An Unlikely Hockey Hotbed: Sakhalin Island

An Unlikely Hockey Hotbed: Sakhalin Island

Ty Dilello28 Jan 2017Ty Dilello»

Sakhalin is a Russian island that lays in the Pacific Ocean, just north of Japan. It's about as far east as you can get while still staying in Russian territory. With a population today of 500,000 residing on the island, Sakhalin has certainly made international headlines a couple of times over the years.


Sakhalin is a Russian island that lays in the Pacific Ocean, just north of Japan. It's about as far east as you can get while still staying in Russian territory. With a population today of 500,000 residing on the island, Sakhalin has certainly made international headlines a couple of times over the years. 

Map from Wikipedia

The island has quite the storied history as its land has been owned by both Japan and Russia at one point or another during the 19th and 20th century. The disputes over the island often led to military conflict, but Russia now owns the entire island since snatching the Japanese portion during the final days of World War II in 1945.

The largest city on Sakhalin is Yuzhno-Sakhalinsk, a solid city of roughly 180,000 people. Originally called Vladimirovka when it was founded in 1882, its named was changed to Toyohara when it was under Japanese rule from 1905 to 1945 when the Russian's took it over again and gave it its current name.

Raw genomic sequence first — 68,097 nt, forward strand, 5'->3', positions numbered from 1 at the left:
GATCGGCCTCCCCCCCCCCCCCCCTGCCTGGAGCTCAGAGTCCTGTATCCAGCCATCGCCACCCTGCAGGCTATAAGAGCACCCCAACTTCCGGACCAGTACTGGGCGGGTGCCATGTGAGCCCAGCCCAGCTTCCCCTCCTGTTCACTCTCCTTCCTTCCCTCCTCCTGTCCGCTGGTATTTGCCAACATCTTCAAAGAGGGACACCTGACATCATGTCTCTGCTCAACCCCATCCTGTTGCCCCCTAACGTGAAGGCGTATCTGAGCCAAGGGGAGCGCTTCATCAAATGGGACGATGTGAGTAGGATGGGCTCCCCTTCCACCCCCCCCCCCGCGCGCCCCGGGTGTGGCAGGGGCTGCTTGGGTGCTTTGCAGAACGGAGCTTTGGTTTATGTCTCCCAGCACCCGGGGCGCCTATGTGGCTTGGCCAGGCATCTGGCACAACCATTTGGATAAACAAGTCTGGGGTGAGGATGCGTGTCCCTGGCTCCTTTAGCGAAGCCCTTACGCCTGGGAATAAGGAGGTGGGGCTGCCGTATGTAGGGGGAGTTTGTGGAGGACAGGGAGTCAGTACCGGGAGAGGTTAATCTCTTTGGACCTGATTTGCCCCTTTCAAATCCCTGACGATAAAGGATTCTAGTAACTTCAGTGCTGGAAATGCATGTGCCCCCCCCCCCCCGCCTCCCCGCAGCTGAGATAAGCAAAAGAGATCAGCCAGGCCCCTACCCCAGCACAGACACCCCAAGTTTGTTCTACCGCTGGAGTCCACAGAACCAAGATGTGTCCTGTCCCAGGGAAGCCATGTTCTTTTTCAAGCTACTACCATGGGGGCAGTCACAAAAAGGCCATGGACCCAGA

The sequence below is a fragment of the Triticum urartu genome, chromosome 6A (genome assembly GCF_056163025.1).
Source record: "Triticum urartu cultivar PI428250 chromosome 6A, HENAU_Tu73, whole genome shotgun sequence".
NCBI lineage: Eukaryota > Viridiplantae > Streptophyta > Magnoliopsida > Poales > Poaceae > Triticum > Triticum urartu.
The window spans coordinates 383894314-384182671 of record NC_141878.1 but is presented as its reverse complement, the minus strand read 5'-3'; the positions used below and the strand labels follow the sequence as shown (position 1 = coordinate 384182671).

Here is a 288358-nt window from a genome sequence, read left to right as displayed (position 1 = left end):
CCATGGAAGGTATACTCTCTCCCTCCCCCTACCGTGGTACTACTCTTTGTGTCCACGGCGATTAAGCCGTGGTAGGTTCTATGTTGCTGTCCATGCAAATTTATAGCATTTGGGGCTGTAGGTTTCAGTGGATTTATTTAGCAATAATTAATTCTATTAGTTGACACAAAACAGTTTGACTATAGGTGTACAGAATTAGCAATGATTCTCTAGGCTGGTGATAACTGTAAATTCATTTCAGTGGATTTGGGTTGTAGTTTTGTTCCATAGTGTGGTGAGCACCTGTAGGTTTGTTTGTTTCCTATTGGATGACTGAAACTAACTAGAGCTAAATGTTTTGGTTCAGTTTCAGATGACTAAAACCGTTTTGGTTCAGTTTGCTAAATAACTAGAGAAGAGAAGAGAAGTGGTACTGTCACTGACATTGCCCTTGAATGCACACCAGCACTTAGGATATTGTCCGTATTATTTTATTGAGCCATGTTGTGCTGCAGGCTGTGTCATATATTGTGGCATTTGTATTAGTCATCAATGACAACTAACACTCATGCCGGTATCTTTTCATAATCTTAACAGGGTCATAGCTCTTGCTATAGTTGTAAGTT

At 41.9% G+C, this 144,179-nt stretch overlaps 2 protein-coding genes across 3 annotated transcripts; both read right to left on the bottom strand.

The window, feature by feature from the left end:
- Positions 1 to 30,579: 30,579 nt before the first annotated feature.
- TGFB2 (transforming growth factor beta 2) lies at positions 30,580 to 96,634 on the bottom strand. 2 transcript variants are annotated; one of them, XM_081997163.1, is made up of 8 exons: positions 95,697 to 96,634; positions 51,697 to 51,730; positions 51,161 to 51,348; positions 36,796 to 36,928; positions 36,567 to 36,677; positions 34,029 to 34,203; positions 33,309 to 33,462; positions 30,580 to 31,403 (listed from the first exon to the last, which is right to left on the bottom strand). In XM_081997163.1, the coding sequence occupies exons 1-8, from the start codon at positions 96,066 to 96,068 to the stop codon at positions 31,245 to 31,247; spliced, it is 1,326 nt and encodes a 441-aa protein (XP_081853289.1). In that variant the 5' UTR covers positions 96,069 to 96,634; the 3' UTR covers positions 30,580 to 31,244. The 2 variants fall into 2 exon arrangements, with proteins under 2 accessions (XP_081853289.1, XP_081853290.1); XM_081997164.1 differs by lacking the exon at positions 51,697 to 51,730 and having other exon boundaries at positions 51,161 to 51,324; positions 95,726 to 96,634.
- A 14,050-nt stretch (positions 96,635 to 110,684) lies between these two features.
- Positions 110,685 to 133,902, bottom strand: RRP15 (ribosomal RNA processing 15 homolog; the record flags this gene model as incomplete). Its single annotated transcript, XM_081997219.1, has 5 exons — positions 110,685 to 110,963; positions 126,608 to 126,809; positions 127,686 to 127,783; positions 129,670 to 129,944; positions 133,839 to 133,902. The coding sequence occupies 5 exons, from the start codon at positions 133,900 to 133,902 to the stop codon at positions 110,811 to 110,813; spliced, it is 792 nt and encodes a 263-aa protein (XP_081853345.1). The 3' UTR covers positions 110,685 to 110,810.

A few years ago they built the Kristall Ice Palace, an arena that seats 1,526 spectators on the outskirts of Yuzhno-Sakhalinsk. The arena plays host to the PSK Sakhalin (Sea Lions) of the Asia League Ice Hockey. The Asia League Ice Hockey is a nine team league comprising of teams in China, Japan, South Korea, and PSK Sakhalin, the one Russian team in the league.

When the arena first opened, they hosted a big exhibition game featuring the local Sakhalin team against a team of Russian legends from the past including Alexander Yakushev, Sergei Makarov, Alexander Gusev, Sergei Mylnikov and many others.

On Sakhalin Island, hockey has primarily only been an outdoor sport until a few years ago when that arena was built in Yuzhno-Sakhalinsk. Despite the tough situation for someone to progress in the sport, a couple of players over the years have made their way from the remote island and made a name for themselves in the hockey world.


The legend of Yevgeni Belosheikin is a tragic tale. Hailing from Nevelsk, a small town of 11,000 some 120 kilometres from Yuzhno-Sakhalinsk, Belosheikin was pegged to be the next Vladislav Tretiak from the head brass of Soviet hockey from a young age. He was even nicknamed "Yevgeni the Great" from his days as a junior.

Yevgeni began his hockey in his hometown of Nevelsk on a nearby ice pond at four years old. He started off a defensemen but later switched to goalie when him and his family moved to Leningrad at the age of ten.

Early on, Belosheikin was considered a prodigy in net. He was mentored by the great Tretiak when he was developing as a goaltender, and unlike Tretiak, he was always a very confident person. Yevgeni knew he was good and knew that if he played his game, it would likely be good enough to win his team the game.